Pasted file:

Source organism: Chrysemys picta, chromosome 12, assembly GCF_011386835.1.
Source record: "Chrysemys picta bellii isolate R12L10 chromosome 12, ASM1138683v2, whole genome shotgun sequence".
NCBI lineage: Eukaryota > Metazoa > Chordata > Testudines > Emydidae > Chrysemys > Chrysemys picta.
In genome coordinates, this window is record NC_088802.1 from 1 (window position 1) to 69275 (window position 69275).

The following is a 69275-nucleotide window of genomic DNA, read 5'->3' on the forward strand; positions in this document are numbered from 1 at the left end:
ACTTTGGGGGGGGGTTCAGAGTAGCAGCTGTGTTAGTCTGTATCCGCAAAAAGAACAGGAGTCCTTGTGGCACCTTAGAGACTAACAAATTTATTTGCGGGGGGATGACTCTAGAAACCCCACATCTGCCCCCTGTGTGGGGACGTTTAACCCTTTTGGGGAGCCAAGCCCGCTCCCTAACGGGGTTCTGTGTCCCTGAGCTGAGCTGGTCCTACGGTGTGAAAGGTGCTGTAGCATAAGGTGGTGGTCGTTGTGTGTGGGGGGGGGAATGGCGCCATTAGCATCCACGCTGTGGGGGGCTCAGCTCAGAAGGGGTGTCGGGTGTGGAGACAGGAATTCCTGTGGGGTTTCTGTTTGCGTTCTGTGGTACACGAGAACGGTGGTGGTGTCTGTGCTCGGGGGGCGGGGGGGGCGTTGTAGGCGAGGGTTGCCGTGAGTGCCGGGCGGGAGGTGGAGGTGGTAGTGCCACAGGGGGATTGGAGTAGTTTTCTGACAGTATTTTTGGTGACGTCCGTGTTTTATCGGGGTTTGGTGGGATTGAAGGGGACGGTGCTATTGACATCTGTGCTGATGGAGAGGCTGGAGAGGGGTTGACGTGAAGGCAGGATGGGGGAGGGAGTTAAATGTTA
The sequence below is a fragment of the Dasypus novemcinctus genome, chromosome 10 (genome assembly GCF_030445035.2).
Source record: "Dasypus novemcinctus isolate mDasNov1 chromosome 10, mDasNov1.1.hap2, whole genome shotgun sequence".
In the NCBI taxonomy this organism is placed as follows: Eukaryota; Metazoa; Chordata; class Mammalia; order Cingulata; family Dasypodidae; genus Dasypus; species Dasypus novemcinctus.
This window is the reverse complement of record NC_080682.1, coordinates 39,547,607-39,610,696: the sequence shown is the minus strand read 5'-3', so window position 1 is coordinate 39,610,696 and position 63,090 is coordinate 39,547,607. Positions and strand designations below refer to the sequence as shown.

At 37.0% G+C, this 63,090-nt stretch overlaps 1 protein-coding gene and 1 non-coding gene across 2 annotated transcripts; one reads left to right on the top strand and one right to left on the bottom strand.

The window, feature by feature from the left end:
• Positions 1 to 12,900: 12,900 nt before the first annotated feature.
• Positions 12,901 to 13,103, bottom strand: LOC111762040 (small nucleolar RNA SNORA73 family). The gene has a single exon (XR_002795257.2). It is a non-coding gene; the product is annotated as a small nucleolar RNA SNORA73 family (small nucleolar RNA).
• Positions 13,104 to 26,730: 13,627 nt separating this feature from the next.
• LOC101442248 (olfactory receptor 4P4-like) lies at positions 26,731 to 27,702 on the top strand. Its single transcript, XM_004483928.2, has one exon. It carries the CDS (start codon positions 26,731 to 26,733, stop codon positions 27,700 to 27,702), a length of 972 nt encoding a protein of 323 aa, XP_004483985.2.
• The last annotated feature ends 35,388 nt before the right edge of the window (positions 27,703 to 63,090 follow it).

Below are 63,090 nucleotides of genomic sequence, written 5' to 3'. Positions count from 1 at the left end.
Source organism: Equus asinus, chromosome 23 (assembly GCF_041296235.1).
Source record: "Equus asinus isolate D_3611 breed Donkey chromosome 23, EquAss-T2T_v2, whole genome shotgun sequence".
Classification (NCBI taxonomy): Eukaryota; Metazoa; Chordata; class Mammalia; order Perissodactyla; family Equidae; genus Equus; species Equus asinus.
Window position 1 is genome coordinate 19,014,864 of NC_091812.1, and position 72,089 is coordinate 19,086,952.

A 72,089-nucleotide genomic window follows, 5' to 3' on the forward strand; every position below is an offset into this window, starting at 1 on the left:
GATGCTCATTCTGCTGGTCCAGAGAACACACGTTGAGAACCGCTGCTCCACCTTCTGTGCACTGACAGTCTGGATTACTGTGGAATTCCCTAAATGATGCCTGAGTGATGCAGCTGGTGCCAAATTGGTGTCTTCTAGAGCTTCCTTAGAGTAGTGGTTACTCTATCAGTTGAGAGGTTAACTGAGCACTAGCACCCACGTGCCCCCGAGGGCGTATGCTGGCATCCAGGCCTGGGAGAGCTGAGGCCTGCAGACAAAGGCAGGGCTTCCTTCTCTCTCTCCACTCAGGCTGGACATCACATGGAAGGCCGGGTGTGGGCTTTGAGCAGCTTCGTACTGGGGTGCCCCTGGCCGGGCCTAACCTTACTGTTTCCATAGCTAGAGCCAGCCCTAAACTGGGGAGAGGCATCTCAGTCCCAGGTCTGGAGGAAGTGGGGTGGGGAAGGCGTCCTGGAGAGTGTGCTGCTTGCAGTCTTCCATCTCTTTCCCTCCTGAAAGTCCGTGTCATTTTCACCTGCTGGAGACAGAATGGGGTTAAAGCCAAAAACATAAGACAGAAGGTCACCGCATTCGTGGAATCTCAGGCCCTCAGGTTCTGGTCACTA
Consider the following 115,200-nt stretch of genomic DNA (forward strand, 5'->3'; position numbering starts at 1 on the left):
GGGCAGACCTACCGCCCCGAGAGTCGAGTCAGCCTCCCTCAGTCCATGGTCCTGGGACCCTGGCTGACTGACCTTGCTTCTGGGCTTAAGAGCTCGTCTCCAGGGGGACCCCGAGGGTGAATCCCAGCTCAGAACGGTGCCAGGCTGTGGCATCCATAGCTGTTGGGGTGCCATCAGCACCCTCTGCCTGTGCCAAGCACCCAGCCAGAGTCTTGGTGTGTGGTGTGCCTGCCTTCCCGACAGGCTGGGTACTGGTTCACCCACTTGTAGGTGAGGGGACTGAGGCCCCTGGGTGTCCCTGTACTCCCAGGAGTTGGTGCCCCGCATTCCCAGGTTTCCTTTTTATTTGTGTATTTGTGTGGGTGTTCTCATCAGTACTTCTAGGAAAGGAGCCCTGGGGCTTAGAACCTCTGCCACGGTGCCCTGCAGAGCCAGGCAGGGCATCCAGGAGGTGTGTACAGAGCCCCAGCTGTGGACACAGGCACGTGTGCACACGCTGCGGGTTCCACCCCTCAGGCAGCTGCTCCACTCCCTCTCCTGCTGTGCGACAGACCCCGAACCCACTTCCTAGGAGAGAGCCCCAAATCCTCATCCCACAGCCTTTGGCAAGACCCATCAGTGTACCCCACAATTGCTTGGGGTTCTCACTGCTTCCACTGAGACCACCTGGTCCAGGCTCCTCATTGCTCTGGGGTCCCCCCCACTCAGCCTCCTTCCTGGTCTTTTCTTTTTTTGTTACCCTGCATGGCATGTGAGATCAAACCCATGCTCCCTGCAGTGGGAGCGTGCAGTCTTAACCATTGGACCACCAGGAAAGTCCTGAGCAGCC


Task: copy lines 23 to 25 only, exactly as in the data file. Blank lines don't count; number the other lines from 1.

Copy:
A 72,089-nucleotide genomic window follows, 5' to 3' on the forward strand; every position below is an offset into this window, starting at 1 on the left:
GATGCTCATTCTGCTGGTCCAGAGAACACACGTTGAGAACCGCTGCTCCACCTTCTGTGCACTGACAGTCTGGATTACTGTGGAATTCCCTAAATGATGCCTGAGTGATGCAGCTGGTGCCAAATTGGTGTCTTCTAGAGCTTCCTTAGAGTAGTGGTTACTCTATCAGTTGAGAGGTTAACTGAGCACTAGCACCCACGTGCCCCCGAGGGCGTATGCTGGCATCCAGGCCTGGGAGAGCTGAGGCCTGCAGACAAAGGCAGGGCTTCCTTCTCTCTCTCCACTCAGGCTGGACATCACATGGAAGGCCGGGTGTGGGCTTTGAGCAGCTTCGTACTGGGGTGCCCCTGGCCGGGCCTAACCTTACTGTTTCCATAGCTAGAGCCAGCCCTAAACTGGGGAGAGGCATCTCAGTCCCAGGTCTGGAGGAAGTGGGGTGGGGAAGGCGTCCTGGAGAGTGTGCTGCTTGCAGTCTTCCATCTCTTTCCCTCCTGAAAGTCCGTGTCATTTTCACCTGCTGGAGACAGAATGGGGTTAAAGCCAAAAACATAAGACAGAAGGTCACCGCATTCGTGGAATCTCAGGCCCTCAGGTTCTGGTCACTA
Consider the following 115,200-nt stretch of genomic DNA (forward strand, 5'->3'; position numbering starts at 1 on the left):